Shining a Light on Digital Asset Markets 2021 — Day Two and Final Thoughts

Chuck Mackie
4 min readJun 24, 2021


Three takeaways from the latest and greatest in crypto from the Association for Digital Asset Markets (ADAM) and Eventus


Regulators led off with insights that didn’t put anyone to sleep, a couple of luminaries brought the goods, and I had a random thought that connects Mary Poppins to cryptoasset protocols. Read on to learn my three takeaways and a couple of extra illuminating thoughts from the second day of SaLoDAM.

  1. The day began with three regulators, a move that often necessitates extra doses of caffeine to keep early morning eyes propped open, but these regulators were bright, lively and refreshing. Dawn Stump “gets it” and continues the tradition of CFTC commissioners that balance policy and business while Peter Kerstens, Adviser to the European Commission, provided a few zingers, including the assessment that the U.S. wins hands down when it comes to regulatory complexity and his explanation of the “Brussels Rule”: the U.S. innovates, Asia copies and Europe regulates. The third regulator was “crypto mom”, SEC Commissioner Hester Peirce. Peirce joins a shortlist of regulators who “really get it”, a list that in my estimation includes Brooksley Born, Tim Massad and Chris Giancarlo. Her Token Safe Harbor Proposal is the best kind of regulation: collaborative, innovative and reasonable. Give it a read to understand how the future of crypto regulation might unfold.
  2. Kyle Samani from MultiCoin Capital was the first of two crypto luminaries that highlighted the back end of the conference. MultiCoin published their three point investment thesis in 2019 (find it here) and it has held up well so far: the open finance renaissance, Web3 / self-sovereign data, and global, state-free money. He may ultimately prove to not be right but his thesis is a provocative read. Check it out.
  3. I admit it: I was pre-disposed to dislike the discussion with Michael Saylor, CEO of MicroStrategy. He became the poster child for corporate adoption of bitcoin beginning in the Spring of 2020 and he remains undaunted in his convictions, even in the face of the +50% retracement in the price of bitcoin over the past several months. In fact, he referred to the recent crackdown on bitcoin mining in China as a $500 billion geopolitical mistake. In his estimation it has been good for bitcoin because it removed for four big FUDs: bitcoin relies on coal for power, bitcoin uses too much energy, China had 50% of the hashrate and, therefore, control of mining, and China could manipulate the price. The price of bitcoin may have fallen in the face of these moves (and other factors) but it is bent, not broken. At least, that’s the Kool-Aid that Saylor is peddling.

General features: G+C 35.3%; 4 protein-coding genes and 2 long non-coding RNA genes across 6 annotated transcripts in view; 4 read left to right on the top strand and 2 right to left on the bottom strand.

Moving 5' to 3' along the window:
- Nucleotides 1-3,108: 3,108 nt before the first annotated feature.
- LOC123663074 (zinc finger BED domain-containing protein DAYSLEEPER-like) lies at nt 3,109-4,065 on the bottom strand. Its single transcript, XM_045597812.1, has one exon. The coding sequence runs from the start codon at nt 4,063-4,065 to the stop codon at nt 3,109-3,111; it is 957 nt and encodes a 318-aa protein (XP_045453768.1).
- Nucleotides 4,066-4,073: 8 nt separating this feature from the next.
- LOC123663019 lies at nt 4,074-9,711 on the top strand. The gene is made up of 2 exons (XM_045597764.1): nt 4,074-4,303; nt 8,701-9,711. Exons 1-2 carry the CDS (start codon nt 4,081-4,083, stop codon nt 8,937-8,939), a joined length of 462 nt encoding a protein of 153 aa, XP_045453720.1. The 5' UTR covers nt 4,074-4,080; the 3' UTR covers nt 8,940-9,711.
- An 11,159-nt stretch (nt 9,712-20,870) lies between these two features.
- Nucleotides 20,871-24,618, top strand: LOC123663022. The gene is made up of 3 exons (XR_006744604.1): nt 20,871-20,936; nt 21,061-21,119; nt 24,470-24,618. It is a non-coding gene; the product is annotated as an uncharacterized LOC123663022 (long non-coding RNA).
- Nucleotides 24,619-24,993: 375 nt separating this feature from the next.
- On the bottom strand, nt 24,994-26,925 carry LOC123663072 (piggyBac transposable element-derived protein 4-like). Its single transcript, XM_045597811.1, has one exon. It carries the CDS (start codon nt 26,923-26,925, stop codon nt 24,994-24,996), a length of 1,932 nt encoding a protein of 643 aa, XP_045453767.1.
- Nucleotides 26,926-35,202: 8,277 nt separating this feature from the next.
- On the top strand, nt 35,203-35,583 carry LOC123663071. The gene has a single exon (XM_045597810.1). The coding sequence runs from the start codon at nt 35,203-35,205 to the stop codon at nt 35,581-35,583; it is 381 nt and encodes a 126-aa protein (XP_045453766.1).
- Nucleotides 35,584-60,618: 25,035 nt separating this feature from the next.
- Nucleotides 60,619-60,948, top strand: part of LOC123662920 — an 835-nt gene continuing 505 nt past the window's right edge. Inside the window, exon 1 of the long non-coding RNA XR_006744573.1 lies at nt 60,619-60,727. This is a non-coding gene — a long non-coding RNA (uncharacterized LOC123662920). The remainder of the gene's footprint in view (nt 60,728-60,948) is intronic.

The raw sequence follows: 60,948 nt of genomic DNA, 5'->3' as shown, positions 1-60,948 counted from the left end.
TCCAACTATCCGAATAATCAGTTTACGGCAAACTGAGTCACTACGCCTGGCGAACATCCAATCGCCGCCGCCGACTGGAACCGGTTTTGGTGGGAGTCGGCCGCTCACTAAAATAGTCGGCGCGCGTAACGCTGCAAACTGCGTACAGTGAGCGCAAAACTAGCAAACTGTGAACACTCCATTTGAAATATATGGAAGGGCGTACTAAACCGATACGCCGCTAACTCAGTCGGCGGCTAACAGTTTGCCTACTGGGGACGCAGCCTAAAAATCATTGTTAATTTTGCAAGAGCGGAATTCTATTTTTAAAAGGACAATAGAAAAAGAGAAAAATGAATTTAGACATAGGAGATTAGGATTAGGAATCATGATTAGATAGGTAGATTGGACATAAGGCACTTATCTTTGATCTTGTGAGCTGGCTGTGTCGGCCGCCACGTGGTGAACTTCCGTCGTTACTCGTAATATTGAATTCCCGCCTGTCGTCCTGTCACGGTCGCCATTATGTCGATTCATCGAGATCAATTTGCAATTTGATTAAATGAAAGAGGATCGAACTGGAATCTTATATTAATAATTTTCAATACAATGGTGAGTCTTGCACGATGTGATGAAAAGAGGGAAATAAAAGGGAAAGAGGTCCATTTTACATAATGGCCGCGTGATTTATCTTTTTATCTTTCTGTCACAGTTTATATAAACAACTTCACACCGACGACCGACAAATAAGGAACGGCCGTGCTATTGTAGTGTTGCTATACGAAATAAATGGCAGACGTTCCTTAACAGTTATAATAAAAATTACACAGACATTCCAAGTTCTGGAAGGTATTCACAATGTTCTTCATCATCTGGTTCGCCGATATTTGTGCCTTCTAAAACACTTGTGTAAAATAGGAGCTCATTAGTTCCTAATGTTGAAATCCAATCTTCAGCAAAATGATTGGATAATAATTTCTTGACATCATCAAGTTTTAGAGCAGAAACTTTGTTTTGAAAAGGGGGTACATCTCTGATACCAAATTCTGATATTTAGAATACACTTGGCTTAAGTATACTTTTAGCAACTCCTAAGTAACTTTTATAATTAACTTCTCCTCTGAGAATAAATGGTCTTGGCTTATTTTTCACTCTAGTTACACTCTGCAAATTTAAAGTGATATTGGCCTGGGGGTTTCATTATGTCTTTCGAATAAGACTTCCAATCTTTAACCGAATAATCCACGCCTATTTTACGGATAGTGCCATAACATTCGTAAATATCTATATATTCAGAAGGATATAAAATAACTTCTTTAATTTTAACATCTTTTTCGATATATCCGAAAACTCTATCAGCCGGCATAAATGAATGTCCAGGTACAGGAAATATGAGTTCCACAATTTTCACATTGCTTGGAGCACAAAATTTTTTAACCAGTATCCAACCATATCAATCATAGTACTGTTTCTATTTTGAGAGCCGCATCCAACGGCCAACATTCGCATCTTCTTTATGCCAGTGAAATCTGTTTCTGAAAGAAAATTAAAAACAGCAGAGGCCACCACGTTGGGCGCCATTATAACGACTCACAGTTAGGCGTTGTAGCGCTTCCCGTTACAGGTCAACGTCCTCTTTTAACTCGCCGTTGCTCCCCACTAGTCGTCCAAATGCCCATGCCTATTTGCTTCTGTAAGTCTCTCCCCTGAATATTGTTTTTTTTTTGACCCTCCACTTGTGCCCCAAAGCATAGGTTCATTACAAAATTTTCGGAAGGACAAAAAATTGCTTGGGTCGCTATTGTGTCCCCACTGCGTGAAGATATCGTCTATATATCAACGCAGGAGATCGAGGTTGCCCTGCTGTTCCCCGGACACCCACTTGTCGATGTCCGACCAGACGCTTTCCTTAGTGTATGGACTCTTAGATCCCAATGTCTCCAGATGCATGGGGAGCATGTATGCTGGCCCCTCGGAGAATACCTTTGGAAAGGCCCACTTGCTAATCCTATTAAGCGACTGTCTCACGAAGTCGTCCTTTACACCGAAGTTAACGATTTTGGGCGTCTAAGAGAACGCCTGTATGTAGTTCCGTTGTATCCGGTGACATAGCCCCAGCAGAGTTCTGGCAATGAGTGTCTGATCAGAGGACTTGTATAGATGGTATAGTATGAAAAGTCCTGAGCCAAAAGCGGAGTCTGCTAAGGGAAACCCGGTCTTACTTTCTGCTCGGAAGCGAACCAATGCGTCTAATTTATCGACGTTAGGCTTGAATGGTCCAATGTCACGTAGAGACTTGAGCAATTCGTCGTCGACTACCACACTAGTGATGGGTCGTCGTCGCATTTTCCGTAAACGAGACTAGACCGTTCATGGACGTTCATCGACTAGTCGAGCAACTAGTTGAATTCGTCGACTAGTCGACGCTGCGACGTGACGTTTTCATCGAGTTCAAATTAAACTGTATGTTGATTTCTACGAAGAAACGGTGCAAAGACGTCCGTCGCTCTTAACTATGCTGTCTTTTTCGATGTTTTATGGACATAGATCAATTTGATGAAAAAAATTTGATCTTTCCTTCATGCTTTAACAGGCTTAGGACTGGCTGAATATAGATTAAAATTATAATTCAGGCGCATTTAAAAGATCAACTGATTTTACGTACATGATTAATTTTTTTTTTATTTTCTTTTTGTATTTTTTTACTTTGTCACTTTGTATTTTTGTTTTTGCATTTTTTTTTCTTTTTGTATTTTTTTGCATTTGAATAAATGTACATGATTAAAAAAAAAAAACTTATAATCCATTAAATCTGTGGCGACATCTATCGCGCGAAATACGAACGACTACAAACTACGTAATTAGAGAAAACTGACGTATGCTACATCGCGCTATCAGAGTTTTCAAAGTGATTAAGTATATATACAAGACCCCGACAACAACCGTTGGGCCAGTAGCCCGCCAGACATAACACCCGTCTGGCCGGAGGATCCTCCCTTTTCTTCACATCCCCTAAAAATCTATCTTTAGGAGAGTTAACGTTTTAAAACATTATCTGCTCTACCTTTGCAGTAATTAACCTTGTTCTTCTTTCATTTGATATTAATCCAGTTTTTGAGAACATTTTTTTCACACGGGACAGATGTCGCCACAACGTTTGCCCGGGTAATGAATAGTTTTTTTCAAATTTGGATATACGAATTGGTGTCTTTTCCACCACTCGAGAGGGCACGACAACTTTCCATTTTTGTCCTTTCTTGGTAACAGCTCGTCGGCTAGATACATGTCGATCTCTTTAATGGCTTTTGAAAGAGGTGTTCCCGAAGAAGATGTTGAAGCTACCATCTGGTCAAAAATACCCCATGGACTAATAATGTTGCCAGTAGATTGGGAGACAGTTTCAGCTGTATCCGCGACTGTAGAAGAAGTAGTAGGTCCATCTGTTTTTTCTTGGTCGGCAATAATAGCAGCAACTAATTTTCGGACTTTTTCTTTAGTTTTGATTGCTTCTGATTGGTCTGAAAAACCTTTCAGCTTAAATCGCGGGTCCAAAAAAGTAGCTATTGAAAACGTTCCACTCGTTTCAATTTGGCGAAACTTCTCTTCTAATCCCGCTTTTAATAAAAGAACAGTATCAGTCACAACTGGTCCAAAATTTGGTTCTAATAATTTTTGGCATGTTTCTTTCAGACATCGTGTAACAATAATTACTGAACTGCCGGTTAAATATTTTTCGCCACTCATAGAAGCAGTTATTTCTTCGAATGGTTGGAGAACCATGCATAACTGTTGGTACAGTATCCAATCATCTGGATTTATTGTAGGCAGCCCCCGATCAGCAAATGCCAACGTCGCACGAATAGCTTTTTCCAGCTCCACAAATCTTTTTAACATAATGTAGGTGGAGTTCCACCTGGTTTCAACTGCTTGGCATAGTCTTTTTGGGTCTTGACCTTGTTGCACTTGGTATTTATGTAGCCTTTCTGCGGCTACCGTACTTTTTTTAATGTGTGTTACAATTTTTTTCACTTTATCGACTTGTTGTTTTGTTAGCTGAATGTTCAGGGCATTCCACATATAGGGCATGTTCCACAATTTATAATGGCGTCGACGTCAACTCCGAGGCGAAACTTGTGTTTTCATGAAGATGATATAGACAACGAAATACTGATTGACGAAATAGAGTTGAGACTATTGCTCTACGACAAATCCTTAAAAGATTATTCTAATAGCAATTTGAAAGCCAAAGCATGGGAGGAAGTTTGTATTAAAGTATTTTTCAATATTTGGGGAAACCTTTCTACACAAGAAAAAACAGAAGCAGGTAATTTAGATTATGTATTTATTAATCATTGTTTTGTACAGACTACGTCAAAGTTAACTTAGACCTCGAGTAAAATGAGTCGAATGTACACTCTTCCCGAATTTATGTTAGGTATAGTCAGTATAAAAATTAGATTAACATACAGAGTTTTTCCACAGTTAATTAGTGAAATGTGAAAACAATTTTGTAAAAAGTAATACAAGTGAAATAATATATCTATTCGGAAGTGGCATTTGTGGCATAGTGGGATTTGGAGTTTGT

Final thoughts:

  1. I can be pretty slow on the uptake sometimes and a look at the homepage of ADAM this evening made me realize how much of an internal lovefest SaLoDAM was: I counted close to 20 ADAM members as speakers during the two day event. That’s not necessarily a bad thing, many of the best and brightest crypto related firms are members of ADAM, but I didn’t realize it right away. I just thought I’d mention it for full disclosure’s sake.
  2. During the SRO and New Crypto Legislation panel, Lewis Cohen of DLx Law quipped in defense of SROs and regulation when he said that cars can drive faster on roads that have lines on them. That analogy got me to thinking: different jurisdictions have distinct ideas about what the speed limit should be (e.g. 80 mph in Nebraska and 55 in Chicago), having a different speed limit in a school zone compared to the autobahn makes perfect sense, and if I drove the posted speed limit on Lake Shore Drive I’m pretty sure that I’d be putting my life in danger as everyone else sped by +20 miles per hour faster than me. Lines on the pavement might help but they don’t tell the whole story, just as a crypto SRO is only one piece in the market evolution puzzle.
  3. I have neither the skills nor the time to build on this thesis but one idea crossed my mind on day one: Disney and VHS. If memory serves, Disney was struggling and drew the attention of vulture investors in the late 70’s / early 80’s and the introduction of VHS tapes helped them break out of their rut. They had a treasure trove of content built up over decades but infrequent theatrical re-releases and showing on TV delivered limited returns and little upside. VHS changed that because every family needed to buy the tapes of Mary Poppins, Lady and the Tramp, etc. for their kids and the release cycle could be dramatically reduced. In short, the protocol helped save the company. To extend (or torture) the analogy: which entities will be saved (or spawned) by new cryptoasset protocols?

That’s it for now. Please let me know if you have any questions or comments and I’ll be back on the blog-o-sphere when the next opportunity or event comes around.

Chuck Mackie is a principal at Fathom Communication. Fathom provides thought leadership strategy and content that delivers both depth and understanding for financial services and technology innovators.



Chuck Mackie

Chuck is a student of markets and writes on topics ranging from emerging technology to current events in financial services and beyond.